New York, May 10 – The World Jewish Restitution Organization (WJRO) welcomes legislation passed today by the Romanian parliament that will speed the processing of property claims filed by Holocaust victims and the Romanian Jewish community.
The law – a product of negotiations with WJRO this past year – will prioritize the processing of claims belonging to Holocaust survivors. These claimants, who filed their claims before the 2003 deadline, have been waiting more than a decade for a decision on their claims. Over 40,000 claims overall remain to be processed.
“This law acknowledges the urgent needs of Romanian Holocaust survivors, who have waited too long to have their property claims resolved,” said Gideon Taylor, WJRO chair of operations. “It also ensures that all pre-Holocaust Jewish organizations are recognized as integral parts of the vibrant pre-War Jewish life in Romania and that property that once belonged to them is returned to the Jewish community. We look forward to working with the Romanian government to ensure swift implementation of this legislation.”
“In the past three months, Romania, Serbia, and Latvia have each passed important restitution laws,” added Taylor. “There is momentum building as countries recognize the urgency of providing restitution during the lifetime of survivors. We encourage other countries to act now.”
The law will also allow dozens of Jewish communal property claims to move forward. The law resolves issues that delayed the return of two important categories of Jewish communal properties: around 55 Jewish communal properties – such as schools and burial societies – that were incorporated separately from the pre-Holocaust central Jewish communities, and approximately 40 properties that the Jewish communities were compelled to “donate” by the government during the Communist era.
The Caritatea Foundation, a partnership of WJRO and the Federation of Jewish Communities in Romania (FEDROM), applies the proceeds from restitution of Jewish communal property in Romania to sustain and revitalize the Romanian Jewish communities, preserve Romanian Jewish religious, social and cultural heritage, and assist elderly Jews from Romania. This year, the Caritatea Foundation will distribute $8 million under a Memorandum of Understanding between WJRO and FEDROM, including more than $2 million to help needy Romanian Holocaust survivors in Israel.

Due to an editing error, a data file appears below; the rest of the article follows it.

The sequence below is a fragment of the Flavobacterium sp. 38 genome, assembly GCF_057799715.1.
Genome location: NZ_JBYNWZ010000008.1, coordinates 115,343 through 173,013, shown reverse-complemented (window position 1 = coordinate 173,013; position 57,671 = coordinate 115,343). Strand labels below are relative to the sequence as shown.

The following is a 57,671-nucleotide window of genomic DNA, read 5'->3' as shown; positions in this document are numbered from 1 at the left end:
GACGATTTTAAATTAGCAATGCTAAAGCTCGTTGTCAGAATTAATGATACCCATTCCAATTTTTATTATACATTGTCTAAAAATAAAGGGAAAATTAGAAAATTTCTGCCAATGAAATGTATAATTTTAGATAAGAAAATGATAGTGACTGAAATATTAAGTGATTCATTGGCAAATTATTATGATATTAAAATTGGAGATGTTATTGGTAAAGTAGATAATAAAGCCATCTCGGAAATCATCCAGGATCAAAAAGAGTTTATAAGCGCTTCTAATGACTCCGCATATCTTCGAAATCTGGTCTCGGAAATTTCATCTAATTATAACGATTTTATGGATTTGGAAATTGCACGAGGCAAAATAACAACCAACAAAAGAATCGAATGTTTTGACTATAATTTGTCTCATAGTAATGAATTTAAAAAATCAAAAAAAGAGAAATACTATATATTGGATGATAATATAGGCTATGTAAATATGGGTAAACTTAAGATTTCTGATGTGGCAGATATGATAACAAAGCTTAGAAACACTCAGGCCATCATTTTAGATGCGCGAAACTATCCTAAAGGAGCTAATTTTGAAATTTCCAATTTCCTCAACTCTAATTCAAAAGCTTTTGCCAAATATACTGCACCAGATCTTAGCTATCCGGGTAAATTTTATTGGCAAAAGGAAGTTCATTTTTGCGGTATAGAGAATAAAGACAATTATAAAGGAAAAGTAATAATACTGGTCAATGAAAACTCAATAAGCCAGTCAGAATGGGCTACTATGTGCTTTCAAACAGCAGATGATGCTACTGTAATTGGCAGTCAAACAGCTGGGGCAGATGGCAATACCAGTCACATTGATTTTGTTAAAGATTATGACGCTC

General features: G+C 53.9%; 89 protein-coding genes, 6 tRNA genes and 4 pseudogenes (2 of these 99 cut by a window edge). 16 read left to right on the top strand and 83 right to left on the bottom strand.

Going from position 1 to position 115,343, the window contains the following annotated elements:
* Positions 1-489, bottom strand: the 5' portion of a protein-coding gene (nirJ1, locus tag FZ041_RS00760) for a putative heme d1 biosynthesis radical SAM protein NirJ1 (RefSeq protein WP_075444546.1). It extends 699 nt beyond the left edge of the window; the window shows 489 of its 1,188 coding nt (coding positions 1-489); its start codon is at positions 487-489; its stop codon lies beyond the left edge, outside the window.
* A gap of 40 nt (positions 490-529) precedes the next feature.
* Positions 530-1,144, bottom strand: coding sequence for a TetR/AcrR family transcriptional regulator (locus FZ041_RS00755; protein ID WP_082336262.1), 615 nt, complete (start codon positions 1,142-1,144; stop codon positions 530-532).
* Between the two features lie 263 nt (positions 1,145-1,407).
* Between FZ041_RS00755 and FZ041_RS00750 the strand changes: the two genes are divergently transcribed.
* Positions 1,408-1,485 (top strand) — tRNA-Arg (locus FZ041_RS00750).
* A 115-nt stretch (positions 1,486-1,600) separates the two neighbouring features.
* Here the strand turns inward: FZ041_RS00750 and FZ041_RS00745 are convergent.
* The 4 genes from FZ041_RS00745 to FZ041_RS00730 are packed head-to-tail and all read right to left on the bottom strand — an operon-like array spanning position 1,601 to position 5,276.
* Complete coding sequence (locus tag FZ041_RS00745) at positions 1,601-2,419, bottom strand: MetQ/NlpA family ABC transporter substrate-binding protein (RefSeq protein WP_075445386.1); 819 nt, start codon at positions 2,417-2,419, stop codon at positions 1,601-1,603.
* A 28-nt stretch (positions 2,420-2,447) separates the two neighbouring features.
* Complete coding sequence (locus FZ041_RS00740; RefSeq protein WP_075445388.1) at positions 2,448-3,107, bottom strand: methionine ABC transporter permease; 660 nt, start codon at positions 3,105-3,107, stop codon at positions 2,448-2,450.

The legislation passed in the Romanian parliament with support across the political spectrum.
The law results from recommendations of a working group of representatives from the Romanian government, WJRO and FEDROM. The working group was established by then-Prime Minister Victor Ponta following a meeting with a high-level WJRO delegation on Feb. 22, 2015.
WJRO’s delegations to Romania have been led by Alfred Moses, former U.S. ambassador to Romania, and Amb. Colette Avital, Secretary General of WJRO and chairperson of the Center of Organizations of Holocaust Survivors in Israel. The U.S. government, led by Special Envoy for Holocaust Issues Nicholas Dean, also played an important role in achieving this law. The Israeli government also provided assistance.
The Romanian Parliament initially passed the law on Nov. 4, 2015, following discussions between WJRO and Romanian officials. Romanian President Klaus Iohannis referred other aspects of the legislation to the Constitutional Court, which returned the legislation to Parliament. The law now goes to President Iohannis for his signature.
About 725,000 people identified as Jewish in pre-war Romania. More than 300,000 Romanian Jews were murdered during the Holocaust, and only about 8,000 to 10,000 live in the country today.